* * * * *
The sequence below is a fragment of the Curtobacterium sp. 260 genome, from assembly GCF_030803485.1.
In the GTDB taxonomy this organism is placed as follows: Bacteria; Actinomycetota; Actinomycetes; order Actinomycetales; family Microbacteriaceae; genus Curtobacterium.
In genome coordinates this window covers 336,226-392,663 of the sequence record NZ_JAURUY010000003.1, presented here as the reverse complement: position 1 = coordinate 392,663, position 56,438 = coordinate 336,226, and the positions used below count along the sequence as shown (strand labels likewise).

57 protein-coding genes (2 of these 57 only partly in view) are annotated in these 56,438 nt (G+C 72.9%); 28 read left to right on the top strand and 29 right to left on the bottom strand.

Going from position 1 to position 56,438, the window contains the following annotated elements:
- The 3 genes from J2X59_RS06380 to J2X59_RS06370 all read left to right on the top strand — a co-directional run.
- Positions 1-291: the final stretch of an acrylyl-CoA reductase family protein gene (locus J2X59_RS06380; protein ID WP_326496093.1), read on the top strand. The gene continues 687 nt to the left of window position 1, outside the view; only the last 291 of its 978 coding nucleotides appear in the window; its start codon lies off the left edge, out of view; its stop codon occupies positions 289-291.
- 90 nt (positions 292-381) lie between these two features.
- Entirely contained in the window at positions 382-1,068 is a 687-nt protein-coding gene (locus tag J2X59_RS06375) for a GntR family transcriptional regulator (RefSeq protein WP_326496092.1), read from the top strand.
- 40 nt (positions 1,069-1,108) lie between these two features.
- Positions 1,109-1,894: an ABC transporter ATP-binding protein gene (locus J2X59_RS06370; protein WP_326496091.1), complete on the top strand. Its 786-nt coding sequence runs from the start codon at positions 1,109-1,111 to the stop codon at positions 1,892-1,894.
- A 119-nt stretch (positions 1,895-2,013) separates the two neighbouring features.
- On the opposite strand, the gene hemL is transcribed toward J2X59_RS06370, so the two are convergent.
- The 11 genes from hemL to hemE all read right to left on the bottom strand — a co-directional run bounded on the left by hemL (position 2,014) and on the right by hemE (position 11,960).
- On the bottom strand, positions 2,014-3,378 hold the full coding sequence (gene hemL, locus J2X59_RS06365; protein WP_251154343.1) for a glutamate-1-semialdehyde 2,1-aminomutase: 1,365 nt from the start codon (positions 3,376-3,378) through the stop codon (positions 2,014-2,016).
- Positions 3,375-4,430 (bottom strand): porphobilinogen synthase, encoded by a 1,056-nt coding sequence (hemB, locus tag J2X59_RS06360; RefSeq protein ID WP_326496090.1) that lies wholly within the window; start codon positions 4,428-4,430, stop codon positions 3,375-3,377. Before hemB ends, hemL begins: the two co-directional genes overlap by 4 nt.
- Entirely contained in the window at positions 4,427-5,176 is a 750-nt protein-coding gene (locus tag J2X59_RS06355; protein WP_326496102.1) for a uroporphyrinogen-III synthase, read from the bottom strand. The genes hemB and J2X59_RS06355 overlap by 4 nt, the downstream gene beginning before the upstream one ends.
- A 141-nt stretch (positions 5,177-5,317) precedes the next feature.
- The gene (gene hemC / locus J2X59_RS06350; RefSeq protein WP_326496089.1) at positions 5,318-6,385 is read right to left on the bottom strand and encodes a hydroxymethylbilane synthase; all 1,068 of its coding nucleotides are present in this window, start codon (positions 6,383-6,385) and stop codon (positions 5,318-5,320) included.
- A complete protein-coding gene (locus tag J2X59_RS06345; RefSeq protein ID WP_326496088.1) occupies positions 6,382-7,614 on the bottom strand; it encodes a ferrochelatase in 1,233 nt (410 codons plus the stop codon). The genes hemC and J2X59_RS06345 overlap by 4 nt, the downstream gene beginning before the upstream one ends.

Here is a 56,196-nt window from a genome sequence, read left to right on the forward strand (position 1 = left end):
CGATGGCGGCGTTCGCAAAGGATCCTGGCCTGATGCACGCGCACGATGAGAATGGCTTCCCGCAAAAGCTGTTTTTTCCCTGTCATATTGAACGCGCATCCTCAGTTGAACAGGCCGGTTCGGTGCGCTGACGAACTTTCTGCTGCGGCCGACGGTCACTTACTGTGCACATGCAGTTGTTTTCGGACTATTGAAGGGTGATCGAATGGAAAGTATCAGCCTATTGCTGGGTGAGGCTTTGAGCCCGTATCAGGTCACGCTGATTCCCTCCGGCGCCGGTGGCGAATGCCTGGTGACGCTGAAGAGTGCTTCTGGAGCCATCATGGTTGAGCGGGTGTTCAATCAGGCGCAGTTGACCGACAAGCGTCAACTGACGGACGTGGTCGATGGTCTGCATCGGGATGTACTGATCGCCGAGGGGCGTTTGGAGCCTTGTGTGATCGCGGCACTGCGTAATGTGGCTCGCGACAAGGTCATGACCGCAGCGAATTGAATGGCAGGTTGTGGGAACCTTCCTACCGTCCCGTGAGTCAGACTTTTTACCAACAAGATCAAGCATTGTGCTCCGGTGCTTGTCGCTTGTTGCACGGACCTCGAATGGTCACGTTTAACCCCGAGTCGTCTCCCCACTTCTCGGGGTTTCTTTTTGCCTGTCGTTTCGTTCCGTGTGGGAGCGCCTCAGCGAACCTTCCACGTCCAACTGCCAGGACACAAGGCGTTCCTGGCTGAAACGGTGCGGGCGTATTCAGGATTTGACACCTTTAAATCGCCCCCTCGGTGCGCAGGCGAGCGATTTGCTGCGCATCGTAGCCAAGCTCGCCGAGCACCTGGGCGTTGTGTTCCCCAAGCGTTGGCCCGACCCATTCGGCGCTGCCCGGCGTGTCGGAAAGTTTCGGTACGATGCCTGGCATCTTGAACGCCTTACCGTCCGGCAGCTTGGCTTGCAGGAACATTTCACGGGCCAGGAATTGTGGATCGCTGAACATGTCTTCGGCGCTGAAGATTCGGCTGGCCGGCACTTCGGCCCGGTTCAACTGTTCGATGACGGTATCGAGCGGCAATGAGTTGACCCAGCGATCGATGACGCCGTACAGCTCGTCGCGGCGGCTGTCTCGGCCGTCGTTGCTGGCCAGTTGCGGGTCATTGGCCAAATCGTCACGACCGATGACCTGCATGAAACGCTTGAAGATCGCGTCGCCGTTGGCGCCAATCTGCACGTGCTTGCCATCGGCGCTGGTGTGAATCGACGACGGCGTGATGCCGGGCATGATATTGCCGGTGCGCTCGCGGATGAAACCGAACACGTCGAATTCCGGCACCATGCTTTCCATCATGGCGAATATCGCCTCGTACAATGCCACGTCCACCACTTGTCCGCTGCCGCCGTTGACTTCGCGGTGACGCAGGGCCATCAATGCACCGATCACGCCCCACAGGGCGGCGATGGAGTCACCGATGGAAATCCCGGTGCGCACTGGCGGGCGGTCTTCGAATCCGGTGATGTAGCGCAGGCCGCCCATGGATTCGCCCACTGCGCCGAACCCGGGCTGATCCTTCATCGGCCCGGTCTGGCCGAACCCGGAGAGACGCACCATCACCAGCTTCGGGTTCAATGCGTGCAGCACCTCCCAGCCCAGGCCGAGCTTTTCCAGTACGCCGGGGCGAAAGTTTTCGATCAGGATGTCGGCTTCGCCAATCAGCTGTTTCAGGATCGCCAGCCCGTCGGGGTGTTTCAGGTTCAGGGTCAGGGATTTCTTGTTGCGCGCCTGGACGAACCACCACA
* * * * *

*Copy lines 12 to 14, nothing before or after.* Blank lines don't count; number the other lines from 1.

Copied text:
- A 119-nt stretch (positions 1,895-2,013) separates the two neighbouring features.
- On the opposite strand, the gene hemL is transcribed toward J2X59_RS06370, so the two are convergent.
- The 11 genes from hemL to hemE all read right to left on the bottom strand — a co-directional run bounded on the left by hemL (position 2,014) and on the right by hemE (position 11,960).